“They were like, ‘Well, mom, we need to go protest.’ And I was like, ‘You guys are absolutely right,’” Jenkins says.

So Jenkins, her kids and a few friends walked down to the corner of MacArthur Boulevard and Ritchie Street with homemade signs and started raising awareness. That snowballed into the current occupation, which Jenkins says can host around 25 to 30 students, teachers and volunteers on any given day.

Christina Beach co-taught a Black history lesson on the day that KQED visited. A former activist, she began to cry when she discussed her reasons for volunteering at Parker.

“The best thing you can do as an activist is create future leaders, and develop them and give them the confidence, skills, knowledge, to carry it on to future generations,” she says. “I feel like I’m part of it, and that’s exciting.”

There’s a lot going on at Parker among the volunteers, the teachers, the students and the spontaneous roller skate parties in the wood-floored gymnasium. But Jenkins says Eisen-Martin is “the glue that holds this whole thing together.”

“We actually all share a similar passion, and that’s a passion for people in the community,” she explains.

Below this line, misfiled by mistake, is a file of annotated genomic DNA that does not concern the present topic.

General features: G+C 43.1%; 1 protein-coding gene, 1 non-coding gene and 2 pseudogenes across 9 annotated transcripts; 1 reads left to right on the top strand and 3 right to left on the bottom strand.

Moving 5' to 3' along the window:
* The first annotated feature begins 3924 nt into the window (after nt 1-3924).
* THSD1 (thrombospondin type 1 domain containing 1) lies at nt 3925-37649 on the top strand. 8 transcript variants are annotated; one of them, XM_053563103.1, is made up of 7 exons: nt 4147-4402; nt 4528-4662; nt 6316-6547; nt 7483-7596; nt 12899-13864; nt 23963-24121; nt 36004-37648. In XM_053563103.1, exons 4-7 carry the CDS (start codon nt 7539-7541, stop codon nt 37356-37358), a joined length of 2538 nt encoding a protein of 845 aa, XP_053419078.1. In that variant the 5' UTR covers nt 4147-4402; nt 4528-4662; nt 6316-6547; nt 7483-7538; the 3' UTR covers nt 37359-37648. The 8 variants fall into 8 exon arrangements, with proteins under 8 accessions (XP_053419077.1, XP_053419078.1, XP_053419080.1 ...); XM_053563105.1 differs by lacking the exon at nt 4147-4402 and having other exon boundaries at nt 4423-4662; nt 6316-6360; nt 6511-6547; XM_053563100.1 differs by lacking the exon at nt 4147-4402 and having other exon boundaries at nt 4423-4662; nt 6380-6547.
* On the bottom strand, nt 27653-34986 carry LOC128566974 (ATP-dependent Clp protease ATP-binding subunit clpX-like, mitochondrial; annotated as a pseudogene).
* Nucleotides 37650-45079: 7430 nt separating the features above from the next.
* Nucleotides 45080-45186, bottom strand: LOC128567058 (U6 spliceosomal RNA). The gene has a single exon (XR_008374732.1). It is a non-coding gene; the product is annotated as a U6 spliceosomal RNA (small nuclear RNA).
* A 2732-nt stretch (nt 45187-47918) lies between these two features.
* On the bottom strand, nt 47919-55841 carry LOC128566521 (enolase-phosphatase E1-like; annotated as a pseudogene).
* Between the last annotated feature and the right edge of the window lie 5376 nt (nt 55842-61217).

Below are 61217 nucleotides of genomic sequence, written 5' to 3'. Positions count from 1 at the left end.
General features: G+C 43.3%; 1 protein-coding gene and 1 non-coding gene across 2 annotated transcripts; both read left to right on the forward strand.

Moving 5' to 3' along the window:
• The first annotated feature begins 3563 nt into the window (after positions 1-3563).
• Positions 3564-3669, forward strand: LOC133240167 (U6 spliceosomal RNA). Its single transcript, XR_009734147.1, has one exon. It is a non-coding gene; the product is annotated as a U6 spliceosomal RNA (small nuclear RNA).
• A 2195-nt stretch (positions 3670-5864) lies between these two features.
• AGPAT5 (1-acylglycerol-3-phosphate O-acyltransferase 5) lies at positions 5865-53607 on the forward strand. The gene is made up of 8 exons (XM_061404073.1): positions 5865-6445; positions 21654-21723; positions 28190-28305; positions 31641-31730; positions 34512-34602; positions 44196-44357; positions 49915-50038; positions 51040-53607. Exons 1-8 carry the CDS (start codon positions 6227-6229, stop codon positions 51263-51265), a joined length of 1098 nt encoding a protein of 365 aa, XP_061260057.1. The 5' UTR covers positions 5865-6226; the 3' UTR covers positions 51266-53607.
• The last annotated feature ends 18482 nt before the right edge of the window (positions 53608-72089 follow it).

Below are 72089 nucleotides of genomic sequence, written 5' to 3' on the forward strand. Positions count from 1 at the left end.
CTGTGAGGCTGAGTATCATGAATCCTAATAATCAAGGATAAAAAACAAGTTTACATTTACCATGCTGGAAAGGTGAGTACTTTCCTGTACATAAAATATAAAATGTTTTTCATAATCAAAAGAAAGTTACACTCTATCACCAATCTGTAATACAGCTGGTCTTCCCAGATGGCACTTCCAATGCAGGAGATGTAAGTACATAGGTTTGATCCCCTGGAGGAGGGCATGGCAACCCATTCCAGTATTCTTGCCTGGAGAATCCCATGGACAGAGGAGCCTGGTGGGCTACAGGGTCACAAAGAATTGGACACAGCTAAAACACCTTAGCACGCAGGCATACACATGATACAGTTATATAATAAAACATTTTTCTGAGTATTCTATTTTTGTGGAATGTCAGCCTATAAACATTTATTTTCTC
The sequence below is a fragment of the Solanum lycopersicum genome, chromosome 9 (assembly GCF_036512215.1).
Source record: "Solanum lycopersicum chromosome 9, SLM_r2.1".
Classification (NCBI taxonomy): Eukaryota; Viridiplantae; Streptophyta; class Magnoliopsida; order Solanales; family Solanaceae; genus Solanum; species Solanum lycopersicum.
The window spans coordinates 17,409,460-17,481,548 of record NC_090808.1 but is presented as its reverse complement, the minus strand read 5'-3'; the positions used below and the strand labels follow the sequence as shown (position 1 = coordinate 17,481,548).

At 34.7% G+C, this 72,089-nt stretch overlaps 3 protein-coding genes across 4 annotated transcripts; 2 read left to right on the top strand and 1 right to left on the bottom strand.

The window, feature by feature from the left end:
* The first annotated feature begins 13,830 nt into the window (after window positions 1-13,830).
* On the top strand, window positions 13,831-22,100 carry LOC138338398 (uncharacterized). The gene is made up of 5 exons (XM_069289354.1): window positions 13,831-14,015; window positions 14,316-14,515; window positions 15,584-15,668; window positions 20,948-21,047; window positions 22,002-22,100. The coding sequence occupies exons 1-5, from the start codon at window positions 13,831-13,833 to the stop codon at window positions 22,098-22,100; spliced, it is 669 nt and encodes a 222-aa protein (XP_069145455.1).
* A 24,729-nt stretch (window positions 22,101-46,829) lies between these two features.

“He is truly a revolutionary poet in the sense that his words and his art are revolutionary, and his actions are also revolutionary,” says Anthony Walters, another school volunteer. “He has integrity as a Black man standing up for his community, and that is the strongest message that he can convey.”

Oakland teachers march on the picket line on April 29, 2022, outside Parker K-8 in East Oakland. The Oakland Unified School District closed the school on May 25, 2022. (Julia McEvoy/KQED)

‘A Fly In The Ointment for the Powers That Be’

With all the talk of revolution and the fight against fascism, things feel pretty mellow at Parker Community School on a recent Wednesday afternoon. A group of about eight children play piano and run around in a large gymnasium. About four volunteers filter in and out. An older man comes in to get some free food and coffee.